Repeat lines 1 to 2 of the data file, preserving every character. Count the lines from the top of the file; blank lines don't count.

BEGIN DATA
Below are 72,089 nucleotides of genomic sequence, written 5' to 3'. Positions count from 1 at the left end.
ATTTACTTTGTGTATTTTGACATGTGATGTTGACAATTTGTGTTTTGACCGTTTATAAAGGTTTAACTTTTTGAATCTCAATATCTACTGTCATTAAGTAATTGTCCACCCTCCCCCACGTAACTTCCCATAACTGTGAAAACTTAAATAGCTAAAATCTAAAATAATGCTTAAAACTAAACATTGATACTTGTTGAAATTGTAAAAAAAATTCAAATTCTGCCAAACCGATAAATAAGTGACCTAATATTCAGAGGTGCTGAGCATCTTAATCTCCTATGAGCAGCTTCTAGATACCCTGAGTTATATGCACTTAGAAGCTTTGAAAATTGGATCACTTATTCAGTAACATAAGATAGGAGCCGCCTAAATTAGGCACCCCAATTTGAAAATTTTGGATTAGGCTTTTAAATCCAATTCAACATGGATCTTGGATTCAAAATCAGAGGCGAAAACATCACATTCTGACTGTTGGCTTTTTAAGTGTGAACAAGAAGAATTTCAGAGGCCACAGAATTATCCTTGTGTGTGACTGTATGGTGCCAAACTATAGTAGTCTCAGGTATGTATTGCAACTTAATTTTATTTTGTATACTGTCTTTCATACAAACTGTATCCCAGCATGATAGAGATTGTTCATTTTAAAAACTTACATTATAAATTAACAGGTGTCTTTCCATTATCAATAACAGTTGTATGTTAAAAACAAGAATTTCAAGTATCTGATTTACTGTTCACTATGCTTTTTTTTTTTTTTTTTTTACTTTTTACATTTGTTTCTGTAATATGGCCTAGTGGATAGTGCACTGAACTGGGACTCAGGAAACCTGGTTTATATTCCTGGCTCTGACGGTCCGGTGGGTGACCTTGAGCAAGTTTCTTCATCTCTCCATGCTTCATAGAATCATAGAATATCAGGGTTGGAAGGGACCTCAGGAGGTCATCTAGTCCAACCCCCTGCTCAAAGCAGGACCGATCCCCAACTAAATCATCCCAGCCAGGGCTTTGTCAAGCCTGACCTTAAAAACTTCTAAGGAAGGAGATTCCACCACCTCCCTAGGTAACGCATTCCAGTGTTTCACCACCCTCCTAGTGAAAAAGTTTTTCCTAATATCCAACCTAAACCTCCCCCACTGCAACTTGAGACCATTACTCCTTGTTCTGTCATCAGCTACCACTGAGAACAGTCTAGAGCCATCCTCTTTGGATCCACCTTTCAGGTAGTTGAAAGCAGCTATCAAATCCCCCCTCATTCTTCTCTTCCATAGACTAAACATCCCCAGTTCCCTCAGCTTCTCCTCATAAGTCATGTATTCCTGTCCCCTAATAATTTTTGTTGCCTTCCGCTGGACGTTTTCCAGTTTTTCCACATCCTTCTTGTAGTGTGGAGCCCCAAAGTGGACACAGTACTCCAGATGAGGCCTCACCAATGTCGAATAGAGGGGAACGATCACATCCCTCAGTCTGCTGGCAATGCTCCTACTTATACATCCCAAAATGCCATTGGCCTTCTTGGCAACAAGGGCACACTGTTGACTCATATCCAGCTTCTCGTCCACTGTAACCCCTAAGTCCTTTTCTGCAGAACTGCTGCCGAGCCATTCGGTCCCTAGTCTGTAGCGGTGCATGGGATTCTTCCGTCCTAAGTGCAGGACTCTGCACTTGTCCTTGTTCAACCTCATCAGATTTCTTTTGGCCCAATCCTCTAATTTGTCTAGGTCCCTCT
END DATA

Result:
Below are 72,089 nucleotides of genomic sequence, written 5' to 3'. Positions count from 1 at the left end.
ATTTACTTTGTGTATTTTGACATGTGATGTTGACAATTTGTGTTTTGACCGTTTATAAAGGTTTAACTTTTTGAATCTCAATATCTACTGTCATTAAGTAATTGTCCACCCTCCCCCACGTAACTTCCCATAACTGTGAAAACTTAAATAGCTAAAATCTAAAATAATGCTTAAAACTAAACATTGATACTTGTTGAAATTGTAAAAAAAATTCAAATTCTGCCAAACCGATAAATAAGTGACCTAATATTCAGAGGTGCTGAGCATCTTAATCTCCTATGAGCAGCTTCTAGATACCCTGAGTTATATGCACTTAGAAGCTTTGAAAATTGGATCACTTATTCAGTAACATAAGATAGGAGCCGCCTAAATTAGGCACCCCAATTTGAAAATTTTGGATTAGGCTTTTAAATCCAATTCAACATGGATCTTGGATTCAAAATCAGAGGCGAAAACATCACATTCTGACTGTTGGCTTTTTAAGTGTGAACAAGAAGAATTTCAGAGGCCACAGAATTATCCTTGTGTGTGACTGTATGGTGCCAAACTATAGTAGTCTCAGGTATGTATTGCAACTTAATTTTATTTTGTATACTGTCTTTCATACAAACTGTATCCCAGCATGATAGAGATTGTTCATTTTAAAAACTTACATTATAAATTAACAGGTGTCTTTCCATTATCAATAACAGTTGTATGTTAAAAACAAGAATTTCAAGTATCTGATTTACTGTTCACTATGCTTTTTTTTTTTTTTTTTTTACTTTTTACATTTGTTTCTGTAATATGGCCTAGTGGATAGTGCACTGAACTGGGACTCAGGAAACCTGGTTTATATTCCTGGCTCTGACGGTCCGGTGGGTGACCTTGAGCAAGTTTCTTCATCTCTCCATGCTTCATAGAATCATAGAATATCAGGGTTGGAAGGGACCTCAGGAGGTCATCTAGTCCAACCCCCTGCTCAAAGCAGGACCGATCCCCAACTAAATCATCCCAGCCAGGGCTTTGTCAAGCCTGACCTTAAAAACTTCTAAGGAAGGAGATTCCACCACCTCCCTAGGTAACGCATTCCAGTGTTTCACCACCCTCCTAGTGAAAAAGTTTTTCCTAATATCCAACCTAAACCTCCCCCACTGCAACTTGAGACCATTACTCCTTGTTCTGTCATCAGCTACCACTGAGAACAGTCTAGAGCCATCCTCTTTGGATCCACCTTTCAGGTAGTTGAAAGCAGCTATCAAATCCCCCCTCATTCTTCTCTTCCATAGACTAAACATCCCCAGTTCCCTCAGCTTCTCCTCATAAGTCATGTATTCCTGTCCCCTAATAATTTTTGTTGCCTTCCGCTGGACGTTTTCCAGTTTTTCCACATCCTTCTTGTAGTGTGGAGCCCCAAAGTGGACACAGTACTCCAGATGAGGCCTCACCAATGTCGAATAGAGGGGAACGATCACATCCCTCAGTCTGCTGGCAATGCTCCTACTTATACATCCCAAAATGCCATTGGCCTTCTTGGCAACAAGGGCACACTGTTGACTCATATCCAGCTTCTCGTCCACTGTAACCCCTAAGTCCTTTTCTGCAGAACTGCTGCCGAGCCATTCGGTCCCTAGTCTGTAGCGGTGCATGGGATTCTTCCGTCCTAAGTGCAGGACTCTGCACTTGTCCTTGTTCAACCTCATCAGATTTCTTTTGGCCCAATCCTCTAATTTGTCTAGGTCCCTCT